The genomic revolution stands eager to answer the age-old medical question, “nature versus nurture”. In a sense, we know that the symptom of disease we see in patients results from both, only with the advancing technology to sequence DNA have we begun to uncover the genetics half of the equation. For chronic diseases like type 2 diabetes, a better understanding of the genetics underlying it could lead to better therapies and maybe even prevention. For years, clinicians recognized that not all type 2 diabetic patients were the same. This study identified five genetic groups for the disease which matched the clinical picture of test subjects.
Type 2 diabetes develops mostly in adults (although childhood incidence is increasing) when the body is no longer able to keep glucose levels in a safe range. Either sufficient insulin is not produced or insulin resistance occurs in which higher levels of insulin are required to lower glucose in the blood. Five genetic clusters were uncovered in this study and the genes in each matched with the clinical picture for those patients.
While direct clinical application lies in the future, we hope this could be used to guide which therapy is best for each type 2 diabetic patient rather than the trial and error approach by most conventional doctors. Knowing the patient’s genetics could help those with diabetes to start with the right therapy targeted at their root cause. Knowing a patient’s genetics could also guide what tests are used to screen non-diabetic patients for early signs of the disease. Functional MD’s like myself would then target these specific disease mechanisms with natural therapies like berberine and others. Knowing a patient’s genetic could prevent disease and maintain the healthy abundant life we desire for our patients.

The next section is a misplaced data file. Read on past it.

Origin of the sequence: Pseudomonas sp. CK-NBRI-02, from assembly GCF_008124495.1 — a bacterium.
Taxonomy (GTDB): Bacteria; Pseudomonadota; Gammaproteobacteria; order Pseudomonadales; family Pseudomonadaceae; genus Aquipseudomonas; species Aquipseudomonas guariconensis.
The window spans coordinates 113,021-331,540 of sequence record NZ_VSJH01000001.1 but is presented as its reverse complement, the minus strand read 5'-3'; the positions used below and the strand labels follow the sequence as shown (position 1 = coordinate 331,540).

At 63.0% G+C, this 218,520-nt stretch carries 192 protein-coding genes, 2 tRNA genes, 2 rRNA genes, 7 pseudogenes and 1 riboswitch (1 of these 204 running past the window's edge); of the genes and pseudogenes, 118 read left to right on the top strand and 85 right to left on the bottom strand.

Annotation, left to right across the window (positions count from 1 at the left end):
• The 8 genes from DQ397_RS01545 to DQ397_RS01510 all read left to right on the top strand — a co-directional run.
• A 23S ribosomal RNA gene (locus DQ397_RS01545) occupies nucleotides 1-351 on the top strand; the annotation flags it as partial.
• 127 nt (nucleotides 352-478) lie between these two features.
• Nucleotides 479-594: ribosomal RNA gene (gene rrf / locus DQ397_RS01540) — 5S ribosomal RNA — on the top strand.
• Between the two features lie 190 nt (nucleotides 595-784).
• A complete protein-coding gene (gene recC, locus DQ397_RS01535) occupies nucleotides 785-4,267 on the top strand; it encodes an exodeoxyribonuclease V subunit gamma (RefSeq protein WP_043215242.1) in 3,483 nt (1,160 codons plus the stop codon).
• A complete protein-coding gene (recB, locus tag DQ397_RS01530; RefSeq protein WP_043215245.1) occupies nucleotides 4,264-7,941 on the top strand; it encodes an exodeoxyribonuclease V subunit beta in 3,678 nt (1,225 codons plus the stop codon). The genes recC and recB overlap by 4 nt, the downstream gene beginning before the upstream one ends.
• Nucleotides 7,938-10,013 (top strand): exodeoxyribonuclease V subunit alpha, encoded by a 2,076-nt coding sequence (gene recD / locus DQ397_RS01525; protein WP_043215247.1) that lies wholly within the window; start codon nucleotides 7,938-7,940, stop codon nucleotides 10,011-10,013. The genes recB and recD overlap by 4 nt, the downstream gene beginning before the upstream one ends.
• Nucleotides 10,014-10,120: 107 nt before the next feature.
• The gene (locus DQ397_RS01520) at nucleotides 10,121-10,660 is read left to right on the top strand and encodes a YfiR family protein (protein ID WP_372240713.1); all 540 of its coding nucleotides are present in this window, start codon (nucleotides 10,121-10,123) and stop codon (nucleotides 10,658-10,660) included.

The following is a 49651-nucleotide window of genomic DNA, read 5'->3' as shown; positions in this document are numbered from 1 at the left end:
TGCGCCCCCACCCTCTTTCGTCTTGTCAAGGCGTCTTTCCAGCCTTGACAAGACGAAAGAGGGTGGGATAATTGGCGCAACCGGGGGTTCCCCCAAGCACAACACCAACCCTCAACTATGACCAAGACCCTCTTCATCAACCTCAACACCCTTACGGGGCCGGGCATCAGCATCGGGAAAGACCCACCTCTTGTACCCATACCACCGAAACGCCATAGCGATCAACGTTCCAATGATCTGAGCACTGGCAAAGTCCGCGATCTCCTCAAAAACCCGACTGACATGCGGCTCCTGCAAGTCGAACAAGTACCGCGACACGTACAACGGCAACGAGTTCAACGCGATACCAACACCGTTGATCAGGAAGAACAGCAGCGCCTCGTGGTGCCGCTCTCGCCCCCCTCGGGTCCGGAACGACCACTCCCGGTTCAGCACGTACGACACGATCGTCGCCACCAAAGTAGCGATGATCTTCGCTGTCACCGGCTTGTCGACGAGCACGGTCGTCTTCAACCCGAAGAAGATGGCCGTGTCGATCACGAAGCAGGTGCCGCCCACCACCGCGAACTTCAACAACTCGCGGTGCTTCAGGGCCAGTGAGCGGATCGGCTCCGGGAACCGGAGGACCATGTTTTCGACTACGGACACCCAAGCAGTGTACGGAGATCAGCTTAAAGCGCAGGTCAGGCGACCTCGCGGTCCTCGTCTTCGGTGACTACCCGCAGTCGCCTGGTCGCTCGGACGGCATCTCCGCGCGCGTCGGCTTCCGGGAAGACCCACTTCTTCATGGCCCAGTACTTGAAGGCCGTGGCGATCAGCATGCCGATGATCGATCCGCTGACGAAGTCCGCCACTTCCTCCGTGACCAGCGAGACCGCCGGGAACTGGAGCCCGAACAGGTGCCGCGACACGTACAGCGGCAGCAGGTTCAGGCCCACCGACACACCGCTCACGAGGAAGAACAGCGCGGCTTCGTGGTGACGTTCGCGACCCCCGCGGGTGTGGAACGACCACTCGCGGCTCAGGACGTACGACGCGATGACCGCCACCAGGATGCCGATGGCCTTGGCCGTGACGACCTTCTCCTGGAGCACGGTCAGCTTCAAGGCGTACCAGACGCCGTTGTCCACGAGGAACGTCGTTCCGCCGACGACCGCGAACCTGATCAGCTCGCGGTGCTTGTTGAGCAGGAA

Miriam S. Udler, Jaegil Kim, Marcin von Grotthuss, Sílvia Bonàs-Guarch, Joanne B. Cole, Joshua Chiou, Michael Boehnke, Markku Laakso, Gil Atzmon, Benjamin Glaser, Josep M. Mercader, Kyle Gaulton, Jason Flannick, Gad Getz, Jose C. Florez. Type 2 diabetes genetic loci informed by multi-trait associations point to disease mechanisms and subtypes: A soft clustering analysis. PLOS Medicine, 2018; 15 (9): e1002654 DOI: 10.1371/journal.pmed.1002654